176928 Young men's understanding of hormonal contraception: Knowing me, knowing you

Monday, October 27, 2008: 12:30 PM

Paul G. Whittaker, PhD , Research Department, Family Planning Council, Philadelphia, PA
Rebecca Merkh, MA , Research Department, Family Planning Council, Philadelphia, PA
Kaysee Baker, MS , Research Department, Family Planning Council, Philadelphia, PA
Linda Hock-Long, PhD , Research Department, Family Planning Council, Philadelphia, PA
Kay Armstrong, MA , Consultant, Drexel Hill, PA
Couples-focused contraceptive services represent an emerging and relatively unexplored area of reproductive health. In order to design programs that assist young men in supporting women's consistent and correct use of hormonal contraception, a better understanding is needed of men's knowledge, attitudes, norms and behaviors regarding pregnancy prevention. To this end, we conducted an ethnographic investigation of 149 ethnically diverse young adults (18-25 years). This presentation will focus on findings from contraceptive life-history interviews with 41 heterosexually active males. They discussed their first and up to six subsequent sexual partners, and illustrated their experiences regarding hormonal contraception use, decision-making and communication. We found wide variation in male attitudes and behaviors regarding their role in pregnancy prevention, from obsessive concern to uncaring. Similarly, their attitudes and norms varied regarding method choice and use. Some believed women should have complete control, others felt male views should be included. Several men had concerns about trusting some partners to use hormonal contraceptives effectively. The data suggested that some men's lack of knowledge about hormonal methods can adversely affect their partner's method use. We found that attitudes and practice regarding talking and deciding about contraception are influenced by a complex interplay of factors such as relationship context and expectations. These factors operate in a milieu where most partner and method choices are not fixed. Understanding the variety of young men's knowledge and roles regarding hormonal contraception will help in designing programs that address incorrect method knowledge, method communication, contraceptive switching and unintended pregnancy.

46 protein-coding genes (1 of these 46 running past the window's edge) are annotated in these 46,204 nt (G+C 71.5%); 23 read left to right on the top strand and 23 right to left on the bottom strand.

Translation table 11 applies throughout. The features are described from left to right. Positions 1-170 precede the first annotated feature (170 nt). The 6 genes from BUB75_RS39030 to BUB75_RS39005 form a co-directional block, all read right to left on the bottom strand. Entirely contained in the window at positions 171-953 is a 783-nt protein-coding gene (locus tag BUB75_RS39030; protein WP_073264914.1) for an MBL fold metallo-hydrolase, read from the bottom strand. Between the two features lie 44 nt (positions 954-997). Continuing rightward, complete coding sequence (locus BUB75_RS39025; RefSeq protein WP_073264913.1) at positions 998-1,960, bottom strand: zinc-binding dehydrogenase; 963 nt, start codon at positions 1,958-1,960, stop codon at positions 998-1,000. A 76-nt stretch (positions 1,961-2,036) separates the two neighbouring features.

Learning Objectives:
Recognize the variety of young menís attitudes and experiences regarding hormonal contraception. Develop an understanding of male views on potential barriers and facilitators to effective contraceptive use. Identify strategies for program development involving young men in contraceptive use.

Keywords: Male Reproductive Health, Contraception

Presenting author's disclosure statement:

Qualified on the content I am responsible for because: I participated in the research work and writing of the abstract
Any relevant financial relationships? No

I agree to comply with the American Public Health Association Conflict of Interest and Commercial Support Guidelines, and to disclose to the participants any off-label or experimental uses of a commercial product or service discussed in my presentation.